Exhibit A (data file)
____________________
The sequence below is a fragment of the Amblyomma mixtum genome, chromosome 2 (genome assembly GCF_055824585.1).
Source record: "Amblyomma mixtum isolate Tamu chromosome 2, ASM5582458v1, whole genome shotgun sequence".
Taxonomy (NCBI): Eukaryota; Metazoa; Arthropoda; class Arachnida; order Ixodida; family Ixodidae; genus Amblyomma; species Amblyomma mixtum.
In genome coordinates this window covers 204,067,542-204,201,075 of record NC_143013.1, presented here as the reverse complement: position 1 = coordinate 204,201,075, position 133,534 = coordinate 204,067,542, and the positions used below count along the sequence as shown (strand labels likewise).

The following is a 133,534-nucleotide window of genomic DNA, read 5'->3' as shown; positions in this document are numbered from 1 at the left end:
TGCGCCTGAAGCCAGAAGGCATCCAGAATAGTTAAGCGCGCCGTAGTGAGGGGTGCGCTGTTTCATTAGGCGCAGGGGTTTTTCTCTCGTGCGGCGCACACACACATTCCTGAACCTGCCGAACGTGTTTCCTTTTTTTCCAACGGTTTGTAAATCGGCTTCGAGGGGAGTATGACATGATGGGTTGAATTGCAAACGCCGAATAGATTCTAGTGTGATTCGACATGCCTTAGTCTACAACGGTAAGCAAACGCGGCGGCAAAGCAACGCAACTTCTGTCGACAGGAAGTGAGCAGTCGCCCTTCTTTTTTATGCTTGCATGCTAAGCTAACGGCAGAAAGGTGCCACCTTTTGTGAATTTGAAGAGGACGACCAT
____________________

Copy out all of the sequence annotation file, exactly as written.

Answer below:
The sequence below is a fragment of the Amblyomma mixtum genome, chromosome 2 (genome assembly GCF_055824585.1).
Source record: "Amblyomma mixtum isolate Tamu chromosome 2, ASM5582458v1, whole genome shotgun sequence".
Taxonomy (NCBI): Eukaryota; Metazoa; Arthropoda; class Arachnida; order Ixodida; family Ixodidae; genus Amblyomma; species Amblyomma mixtum.
In genome coordinates this window covers 204,067,542-204,201,075 of record NC_143013.1, presented here as the reverse complement: position 1 = coordinate 204,201,075, position 133,534 = coordinate 204,067,542, and the positions used below count along the sequence as shown (strand labels likewise).

The following is a 133,534-nucleotide window of genomic DNA, read 5'->3' as shown; positions in this document are numbered from 1 at the left end:
TGCGCCTGAAGCCAGAAGGCATCCAGAATAGTTAAGCGCGCCGTAGTGAGGGGTGCGCTGTTTCATTAGGCGCAGGGGTTTTTCTCTCGTGCGGCGCACACACACATTCCTGAACCTGCCGAACGTGTTTCCTTTTTTTCCAACGGTTTGTAAATCGGCTTCGAGGGGAGTATGACATGATGGGTTGAATTGCAAACGCCGAATAGATTCTAGTGTGATTCGACATGCCTTAGTCTACAACGGTAAGCAAACGCGGCGGCAAAGCAACGCAACTTCTGTCGACAGGAAGTGAGCAGTCGCCCTTCTTTTTTATGCTTGCATGCTAAGCTAACGGCAGAAAGGTGCCACCTTTTGTGAATTTGAAGAGGACGACCAT